• Step Six: Writing the proposal query letter.
  • Step Seven: Sending your query letters to agents and publishers.
    • You send the queries while you’re working on the proposal. This helps you to gauge reaction to your work.
  • Step Eight: Writing the proposal.
  • Step Nine: Writing the sample chapter.
  • Step Ten: Revising your proposal

See simple right? Well here’s that shameless plug I promised you, I can give you the steps but it’s the visuals that help you understand just what is expected; so I offer a couple of ways to get my “visuals”.

The first is that you can attend my class on How to Write a Book in 30 Hours where I go over all 10 steps in depth as well as help you flesh out your book. As a bonus I will also tell you the easiest way to write a best-seller and help you create a proposal. This is a webcast so all are welcome. If you cannot join the original webcast session as long as you register you will have access to the full broadcast to download.

Well that’s part of the shameless plug portion of this posting, hope you will attend the class or at least visit Writerstopia.com, the publication for self-publishing and independent authors, click on the “Writer’s Radio” tab and click on the free download link, and you’ll receive a courtesy copy of “Dr. Ande’s How to Write a Book Proposal in 7 Days.”

That’s the end of the shameless plugs for today. Thanks for reading the blog. Good luck with your writing.

See you soon,

Dr. Ande,
Creator of: The 30 Hour Business Plan

Teacher of: How to Write a Book in 30 Hours

Author of, 65 Tips for Affiliate Marketing Success
Host of, Dr. Ande’s Marketing Radio & Biz Talk with Dr. Ande
Associate Editor: Writerstopia Magazine

5 Reasons Why You Write the Book Proposal First

Let’s get this out of the way right now. All non-fiction books are sold on proposal.

Now there’s the heavy aspect of this article all cleared up. What comes next is that supporting content that all writers should have after making their initial eye catching statement. (Okay all publishers expect to read after your first eye-catching statement of fact).

There are several reasons you want to write the book proposal first.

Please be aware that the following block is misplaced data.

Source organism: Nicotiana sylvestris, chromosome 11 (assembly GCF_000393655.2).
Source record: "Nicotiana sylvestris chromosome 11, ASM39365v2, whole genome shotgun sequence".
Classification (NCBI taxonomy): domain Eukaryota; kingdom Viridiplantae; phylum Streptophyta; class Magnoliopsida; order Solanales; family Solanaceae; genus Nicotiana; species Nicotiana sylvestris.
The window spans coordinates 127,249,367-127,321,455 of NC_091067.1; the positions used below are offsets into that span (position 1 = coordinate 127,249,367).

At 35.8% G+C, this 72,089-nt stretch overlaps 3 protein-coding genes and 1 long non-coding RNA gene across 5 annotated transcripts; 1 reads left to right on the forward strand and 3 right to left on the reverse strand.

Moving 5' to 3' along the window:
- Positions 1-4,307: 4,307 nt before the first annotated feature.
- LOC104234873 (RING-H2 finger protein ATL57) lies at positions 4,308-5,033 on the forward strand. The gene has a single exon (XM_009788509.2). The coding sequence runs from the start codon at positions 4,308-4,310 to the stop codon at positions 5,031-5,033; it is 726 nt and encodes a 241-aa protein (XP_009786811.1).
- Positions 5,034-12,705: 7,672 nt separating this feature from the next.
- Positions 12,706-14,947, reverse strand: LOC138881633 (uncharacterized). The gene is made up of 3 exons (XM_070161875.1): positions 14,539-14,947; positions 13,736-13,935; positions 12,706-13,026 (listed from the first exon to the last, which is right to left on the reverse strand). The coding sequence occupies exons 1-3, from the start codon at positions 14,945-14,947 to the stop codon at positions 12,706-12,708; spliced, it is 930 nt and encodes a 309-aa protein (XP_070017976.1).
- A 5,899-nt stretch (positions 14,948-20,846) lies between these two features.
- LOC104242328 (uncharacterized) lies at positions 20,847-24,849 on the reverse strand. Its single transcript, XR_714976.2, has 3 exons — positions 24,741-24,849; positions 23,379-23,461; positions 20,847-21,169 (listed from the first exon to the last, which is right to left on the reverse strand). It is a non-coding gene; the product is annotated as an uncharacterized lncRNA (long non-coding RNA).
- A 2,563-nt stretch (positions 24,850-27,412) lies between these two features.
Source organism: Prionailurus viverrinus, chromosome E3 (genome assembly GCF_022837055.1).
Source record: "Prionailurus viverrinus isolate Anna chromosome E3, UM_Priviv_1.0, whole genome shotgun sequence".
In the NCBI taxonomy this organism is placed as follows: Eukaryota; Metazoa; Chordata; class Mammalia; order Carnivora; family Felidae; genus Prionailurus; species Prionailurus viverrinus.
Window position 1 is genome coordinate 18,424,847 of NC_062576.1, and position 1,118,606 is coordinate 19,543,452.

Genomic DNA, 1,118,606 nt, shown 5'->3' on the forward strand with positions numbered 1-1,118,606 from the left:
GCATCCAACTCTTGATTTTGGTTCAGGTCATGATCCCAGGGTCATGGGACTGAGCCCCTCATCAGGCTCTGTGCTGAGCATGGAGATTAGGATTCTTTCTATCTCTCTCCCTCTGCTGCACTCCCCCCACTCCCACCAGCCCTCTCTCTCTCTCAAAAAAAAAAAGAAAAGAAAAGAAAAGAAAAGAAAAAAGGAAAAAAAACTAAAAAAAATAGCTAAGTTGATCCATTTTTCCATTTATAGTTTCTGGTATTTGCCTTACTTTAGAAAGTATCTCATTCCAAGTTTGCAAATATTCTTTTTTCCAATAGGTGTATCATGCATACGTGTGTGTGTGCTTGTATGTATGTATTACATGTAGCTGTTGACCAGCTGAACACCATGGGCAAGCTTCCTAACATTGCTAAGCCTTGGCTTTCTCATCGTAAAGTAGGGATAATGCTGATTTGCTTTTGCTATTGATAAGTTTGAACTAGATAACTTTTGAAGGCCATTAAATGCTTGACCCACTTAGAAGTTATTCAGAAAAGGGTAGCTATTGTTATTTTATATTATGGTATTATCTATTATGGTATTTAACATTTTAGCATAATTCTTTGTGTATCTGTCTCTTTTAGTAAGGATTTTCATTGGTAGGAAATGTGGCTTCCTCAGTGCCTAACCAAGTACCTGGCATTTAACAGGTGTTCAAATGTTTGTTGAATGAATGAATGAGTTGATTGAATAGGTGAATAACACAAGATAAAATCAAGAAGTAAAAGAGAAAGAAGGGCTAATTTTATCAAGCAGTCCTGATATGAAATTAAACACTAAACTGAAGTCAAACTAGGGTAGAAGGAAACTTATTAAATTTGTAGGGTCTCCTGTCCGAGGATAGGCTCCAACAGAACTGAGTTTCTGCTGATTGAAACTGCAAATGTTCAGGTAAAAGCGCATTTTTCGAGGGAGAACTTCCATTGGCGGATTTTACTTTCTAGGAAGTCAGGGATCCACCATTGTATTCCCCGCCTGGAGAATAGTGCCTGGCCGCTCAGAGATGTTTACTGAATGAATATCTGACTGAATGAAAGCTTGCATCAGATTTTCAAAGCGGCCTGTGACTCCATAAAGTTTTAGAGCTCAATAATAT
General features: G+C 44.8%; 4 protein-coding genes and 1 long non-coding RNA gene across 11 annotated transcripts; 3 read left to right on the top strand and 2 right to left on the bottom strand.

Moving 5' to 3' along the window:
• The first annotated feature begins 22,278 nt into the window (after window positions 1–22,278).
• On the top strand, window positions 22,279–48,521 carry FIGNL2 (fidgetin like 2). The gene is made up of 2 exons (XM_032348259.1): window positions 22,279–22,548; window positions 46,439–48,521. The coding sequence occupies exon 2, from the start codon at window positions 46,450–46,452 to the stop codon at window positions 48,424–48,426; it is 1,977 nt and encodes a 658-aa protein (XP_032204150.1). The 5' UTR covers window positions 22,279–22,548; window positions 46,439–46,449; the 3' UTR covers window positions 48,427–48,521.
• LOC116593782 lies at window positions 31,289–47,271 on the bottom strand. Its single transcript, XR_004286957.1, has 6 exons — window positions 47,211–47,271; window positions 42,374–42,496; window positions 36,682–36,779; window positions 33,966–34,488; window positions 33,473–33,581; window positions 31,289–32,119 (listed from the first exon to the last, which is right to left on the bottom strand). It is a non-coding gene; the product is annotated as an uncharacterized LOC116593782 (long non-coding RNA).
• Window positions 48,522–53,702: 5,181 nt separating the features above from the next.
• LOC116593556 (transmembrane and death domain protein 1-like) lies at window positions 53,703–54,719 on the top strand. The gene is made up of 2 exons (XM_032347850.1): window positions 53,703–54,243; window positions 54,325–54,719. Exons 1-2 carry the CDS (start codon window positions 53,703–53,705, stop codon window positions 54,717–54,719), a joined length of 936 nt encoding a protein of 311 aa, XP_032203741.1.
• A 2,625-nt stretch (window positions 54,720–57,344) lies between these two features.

• Reason 1: You learn whether or not a publisher is interested in your work. If you are a mainstream writer, with millions of book sales under your belt most publishers won’t baulk at publishing your work, no matter what subject you chose. But if you are a newbie or even a published but less known author; the proposal is your best friend, if it’s well thought out and written.
  • Reason 2: You may receive an advance for writing your book. This depends on who you are the book’s subject matter. The target audience it will be marketed to and the size of the publisher who takes it on. Again, for the mainstream million copies sold writer, this is not a problem; but your proposal is your lifeline when you are less known and can make or break this decision to advance you moneys based on a book that isn’t written yet.
  • Reason 3: A book proposal is much easier to sell than a complete book. It’s easier to read a 20 or 30 page proposal than a 400 page book. Let’s face it; editors don’t have the time to read every single manuscript that land on their desk.
  • Reason 4: It’s easier to make changes in the book’s concept at the proposal stage. You may be in the ballpark with your idea but perhaps the publisher or editor want to flesh it out and take it in a new direction. Depending on the subject its timeliness might mean the publisher wants to market to a different group; or whittle your idea down to market to a single niche that’s hot at the moment and expand it later.
  • Reason 5: With a proposal, the publisher, in the person of your editor, can take ownership of the book. It’s like bespoke tailoring: the editor feels that the book has been specifically written for the publishing house.

Even if you decide to write your book first, you’ll need to create a proposal once you’ve written it. No agent or publisher is interested in reading an entire book to assess its viability. That’s the proposal’s job: to ensure that your book has a niche in the marketplace. As you do your research for the proposal, you’ll work out whether or not your book is likely to sell. You can shape the book at the proposal stage, much more easily than you can when it’s a huge stack of print or a giant computer file.

Sometimes you may get an idea for a book, but the idea is amorphous, it doesn’t have a real shape. You may want to write several thousand words to see whether the book becomes clearer in your mind. But write the proposal before you write more than ten thousand words, because your book must target a specific group of buyers.

Again if you’ve never written a book proposal for, visit Writerstopia.com, the publication for self-publishing and independent authors, click on the “Writer’s Radio” tab and click on the free download link, and you’ll receive a courtesy copy of “Dr. Ande’s How to Write a Book Proposal in 7 Days.”

See you soon,

Dr. Ande,
Creator of: The 30 Hour Business Plan

Teacher of: How to Write a Book in 30 Hours

Author of, 65 Tips for Affiliate Marketing Success
Host of, Dr. Ande’s Marketing Radio & Biz Talk with Dr. Ande
Associate Editor: Writerstopia Magazine